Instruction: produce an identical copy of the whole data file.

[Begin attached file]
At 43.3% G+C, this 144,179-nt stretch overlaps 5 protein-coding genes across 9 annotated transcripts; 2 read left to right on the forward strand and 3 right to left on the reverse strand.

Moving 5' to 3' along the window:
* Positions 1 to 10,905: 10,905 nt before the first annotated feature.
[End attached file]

At 43.3% G+C, this 144,179-nt stretch overlaps 5 protein-coding genes across 9 annotated transcripts; 2 read left to right on the forward strand and 3 right to left on the reverse strand.

Moving 5' to 3' along the window:
* Positions 1 to 10,905: 10,905 nt before the first annotated feature.